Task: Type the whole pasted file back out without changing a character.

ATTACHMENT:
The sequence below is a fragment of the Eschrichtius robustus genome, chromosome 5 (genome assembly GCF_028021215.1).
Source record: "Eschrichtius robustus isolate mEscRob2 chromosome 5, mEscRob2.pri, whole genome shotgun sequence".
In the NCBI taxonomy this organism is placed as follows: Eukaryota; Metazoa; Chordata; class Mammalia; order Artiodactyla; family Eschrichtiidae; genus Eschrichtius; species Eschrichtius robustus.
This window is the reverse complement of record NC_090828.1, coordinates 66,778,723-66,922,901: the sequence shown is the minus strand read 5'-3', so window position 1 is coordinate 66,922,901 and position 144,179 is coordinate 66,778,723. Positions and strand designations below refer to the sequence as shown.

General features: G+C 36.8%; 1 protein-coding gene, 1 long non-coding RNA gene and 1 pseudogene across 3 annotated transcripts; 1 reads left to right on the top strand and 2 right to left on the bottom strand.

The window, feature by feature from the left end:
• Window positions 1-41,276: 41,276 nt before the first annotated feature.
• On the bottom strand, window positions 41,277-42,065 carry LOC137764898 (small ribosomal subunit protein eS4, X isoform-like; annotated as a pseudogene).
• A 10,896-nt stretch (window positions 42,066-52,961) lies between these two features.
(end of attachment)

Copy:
The sequence below is a fragment of the Eschrichtius robustus genome, chromosome 5 (genome assembly GCF_028021215.1).
Source record: "Eschrichtius robustus isolate mEscRob2 chromosome 5, mEscRob2.pri, whole genome shotgun sequence".
In the NCBI taxonomy this organism is placed as follows: Eukaryota; Metazoa; Chordata; class Mammalia; order Artiodactyla; family Eschrichtiidae; genus Eschrichtius; species Eschrichtius robustus.
This window is the reverse complement of record NC_090828.1, coordinates 66,778,723-66,922,901: the sequence shown is the minus strand read 5'-3', so window position 1 is coordinate 66,922,901 and position 144,179 is coordinate 66,778,723. Positions and strand designations below refer to the sequence as shown.

General features: G+C 36.8%; 1 protein-coding gene, 1 long non-coding RNA gene and 1 pseudogene across 3 annotated transcripts; 1 reads left to right on the top strand and 2 right to left on the bottom strand.

The window, feature by feature from the left end:
• Window positions 1-41,276: 41,276 nt before the first annotated feature.
• On the bottom strand, window positions 41,277-42,065 carry LOC137764898 (small ribosomal subunit protein eS4, X isoform-like; annotated as a pseudogene).
• A 10,896-nt stretch (window positions 42,066-52,961) lies between these two features.